Little Shop of Horrors Gobbles Audience
Smash Musical Comedy at Colonial Theatre
By: Charles Giuliano - Jul 10, 2016
Little Shop of Horrors
Book and Lyrics by Howard Ashman
Music by Alan Menken
Based on the film by Roger Corman with screenplay by Charles Griffith
Directed by Ethan Heard
Choreography, Parker Esse; Music director, Rick Bertone; Set, Reid Thompson; Costumes, David Murin; Lighting, Oliver Wason, Sound, Tyler Kieffer, Audrey II designer, Mio Guberinic; Hair , wig, makeup Beckie Kravetz
Cast: Stanley Bahorek (Seymour), Lindsay Nicole Chambers (Audrey), Stephen DeRosa (Mushnik), Taurean Everett (Audrey II Plant), Alia Hodge (Chiffon), James Ludwig (Orin and others), Bryonha Parham (Audrey II voice), Kay Trindad (Ronette), Jalise Wilson (Crystal)
The Colonial Theatre, Pittsfield
Berkshire Theatre Group
July 6 to 23
The wonderfully wacky musical comedy Little Shop of Horrors is the most fun we have had in a Berkshire theatre in a heck of a long time.
This perennial favorite is based on the low budget, 1960 cult film. The off-off-Broadway musical adaption opened in 1982 and has been devouring audiences every since.
It is usual to present the carnivorous plant as a puppet. The sublime invention of this production is that the ersatz Audrey 1I has morphed into an outrageous, campy drag queen played with outrageous sass by the truly remarkable Taurean Everett with voice by Bryonha Parham.
When the plant struts her stuff in an outrageous and inventive finale, trust me honey, you will fall out of your seat and roll down the aisle during a thunderous standing ovation.
The only bad thing to say about this production is that the fun ends on July 23. That seems terribly brief for the best show in the Berkshires which has the moves and legs to run from now to kingdom come.
Kick yourself if you don’t see this high camp, total gonzo, delicious musical in beautiful downtown Pittsfield.
Decades ago I first saw the movie and fell absolutely, madly, head over heels in love with that devastating whine from the plant “Feed me.”
In this version it gets a delicious twist as the insatiable plant devours first the terrible abusive biker/ dentist, (James Luwig), the florist Mushnik (Stephen De Rosa), Seymour’s love interest Audrey (Lindsay Nicole Chambers) and eventually the nerdy botanist Seymour himself (Stanley Bahorek) is lunch meat for the beast.
The action transpires in a down on its luck florist show with an improbable location on Skid Row. It is rather unlikely to sell roses to the neighborhood of drunks and bums.
But the rent is cheap.
Luck turns when Seymour, who has been experimenting in the back room, shows an exotic new plant to his boss. With an empty till and two employees to pay Mushnik announces that he is going out of business.
Out of desperation they opt to put the exotic plant on display in the window.
There is an immediate result as a curious passer-by comes in and buys a hundred bucks worth of roses.
The plant, however, is not thriving. Seymour tries every variant of soil, and plant food. Nothing helps the swooning specimen. Until, that is, Seymour inadvertently cuts a finger. The plant it seems craves his blood.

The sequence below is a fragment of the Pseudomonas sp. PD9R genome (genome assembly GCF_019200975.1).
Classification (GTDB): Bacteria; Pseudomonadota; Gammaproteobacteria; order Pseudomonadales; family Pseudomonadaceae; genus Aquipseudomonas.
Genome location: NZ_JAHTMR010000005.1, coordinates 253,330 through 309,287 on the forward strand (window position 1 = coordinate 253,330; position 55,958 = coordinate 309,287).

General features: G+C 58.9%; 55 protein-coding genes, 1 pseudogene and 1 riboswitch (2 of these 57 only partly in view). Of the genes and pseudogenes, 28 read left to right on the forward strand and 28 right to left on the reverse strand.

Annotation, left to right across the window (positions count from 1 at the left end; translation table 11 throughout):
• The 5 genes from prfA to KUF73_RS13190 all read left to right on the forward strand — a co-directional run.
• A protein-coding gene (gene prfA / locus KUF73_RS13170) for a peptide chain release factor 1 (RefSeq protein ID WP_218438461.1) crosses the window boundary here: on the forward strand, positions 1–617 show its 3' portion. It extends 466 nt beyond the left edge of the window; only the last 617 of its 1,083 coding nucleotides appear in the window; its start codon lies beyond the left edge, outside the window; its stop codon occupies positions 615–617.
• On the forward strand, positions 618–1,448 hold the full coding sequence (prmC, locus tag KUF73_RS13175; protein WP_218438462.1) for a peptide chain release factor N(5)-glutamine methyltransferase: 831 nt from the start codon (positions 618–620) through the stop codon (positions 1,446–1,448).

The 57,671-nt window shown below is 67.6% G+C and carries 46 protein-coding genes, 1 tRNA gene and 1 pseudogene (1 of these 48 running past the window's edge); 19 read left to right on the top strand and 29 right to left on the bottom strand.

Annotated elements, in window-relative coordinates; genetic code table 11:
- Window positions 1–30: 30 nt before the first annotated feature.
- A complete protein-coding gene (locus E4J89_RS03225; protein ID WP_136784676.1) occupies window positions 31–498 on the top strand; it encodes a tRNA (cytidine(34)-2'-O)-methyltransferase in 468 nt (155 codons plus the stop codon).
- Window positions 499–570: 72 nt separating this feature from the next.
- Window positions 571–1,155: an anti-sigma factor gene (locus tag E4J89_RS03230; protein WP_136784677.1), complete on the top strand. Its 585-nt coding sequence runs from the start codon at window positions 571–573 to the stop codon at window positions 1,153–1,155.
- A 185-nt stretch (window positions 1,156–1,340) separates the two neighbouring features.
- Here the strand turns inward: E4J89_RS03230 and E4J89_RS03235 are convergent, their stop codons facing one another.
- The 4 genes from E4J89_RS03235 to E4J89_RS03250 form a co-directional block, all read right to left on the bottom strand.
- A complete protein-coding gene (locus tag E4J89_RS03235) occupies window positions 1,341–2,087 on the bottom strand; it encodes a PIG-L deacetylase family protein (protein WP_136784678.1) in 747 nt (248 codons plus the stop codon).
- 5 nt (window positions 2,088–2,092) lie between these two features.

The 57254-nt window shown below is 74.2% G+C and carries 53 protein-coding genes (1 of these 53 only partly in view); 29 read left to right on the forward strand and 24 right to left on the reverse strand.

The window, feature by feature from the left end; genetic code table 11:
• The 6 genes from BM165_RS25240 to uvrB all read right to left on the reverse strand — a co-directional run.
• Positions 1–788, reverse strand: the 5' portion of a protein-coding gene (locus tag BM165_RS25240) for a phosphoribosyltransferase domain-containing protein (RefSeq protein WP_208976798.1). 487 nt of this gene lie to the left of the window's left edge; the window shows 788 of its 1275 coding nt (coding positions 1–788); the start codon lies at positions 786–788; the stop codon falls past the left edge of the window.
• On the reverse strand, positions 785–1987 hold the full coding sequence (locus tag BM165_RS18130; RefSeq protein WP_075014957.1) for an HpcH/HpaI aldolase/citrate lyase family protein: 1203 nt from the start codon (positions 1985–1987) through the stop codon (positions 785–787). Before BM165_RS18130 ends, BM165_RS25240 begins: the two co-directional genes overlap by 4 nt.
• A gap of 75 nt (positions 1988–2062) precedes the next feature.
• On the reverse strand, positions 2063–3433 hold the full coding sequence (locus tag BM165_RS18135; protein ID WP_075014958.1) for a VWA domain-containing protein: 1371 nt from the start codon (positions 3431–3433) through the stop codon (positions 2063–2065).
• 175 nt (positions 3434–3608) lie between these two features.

With transfusions from Seymour the plant thrives. As does the curiosity of the media and public. Through all the publicity the phone rings off the hook as orders pour in.
This includes a call from the Tournament of Roses which will order all of its flowers from the shop. Seymour is thrilled that the deal includes two free tickets to the Rose Bowl.
All of which is great but the friggin plant is just getting ever bigger, more hungry and demanding.
With a terrific modular set by Reid Thompson we get both the bleak urban street and then a turntable spins to reveal the interior of a modest flower shop. A tenement building rises above with windows cleverly configured in the lighting design of Oliver Wason.
There is a fifties feel to the production particularly with the ersatz girl group trio of perky teenagers down on the corner.
Kay Trindad (Ronette), Jalise Wilson (Crystal) and Alia Hodge (Chiffon), with well choreographed moves by Parker Esse, evoke memories of The Supremes, Ronettes, and Shirelles from the golden age of doo-wop.
They frame the action and pop up, literally, from beginning to end. They observe the development in song while they function as an ersatz Greek chorus. These girls just want to have fun.
There are twelve songs in the first act and seven in the second. Where to begin, they are all wonderful.
Remarkably all of the characters are terrific singers. There is understated but adequate accompaniment by just five instruments dominated by piano and keyboard. It’s not a huge band but works just fine in this economical production.
With a cast of just nine this is a stripped down production but each and every character fits to make a tight and compelling whole.
But, OMG, a special shout out for that gonzo, over the top performance by Everett as Audrey II. The costume design by Mio Guberinic is flat out amazing. You go girl.
All of the actors were so wonderful that one quickly exhausts the usual superlatives. Let us just say that each and every person on stage was spot on.
And that finale! OMG! We won’t spoil the fun. Seeing is believing. Trust me honey, this is one hot little summer ditty that you just have to see for yourself.
BTG courtesy photos by Emma K. Rothenberg-Ware.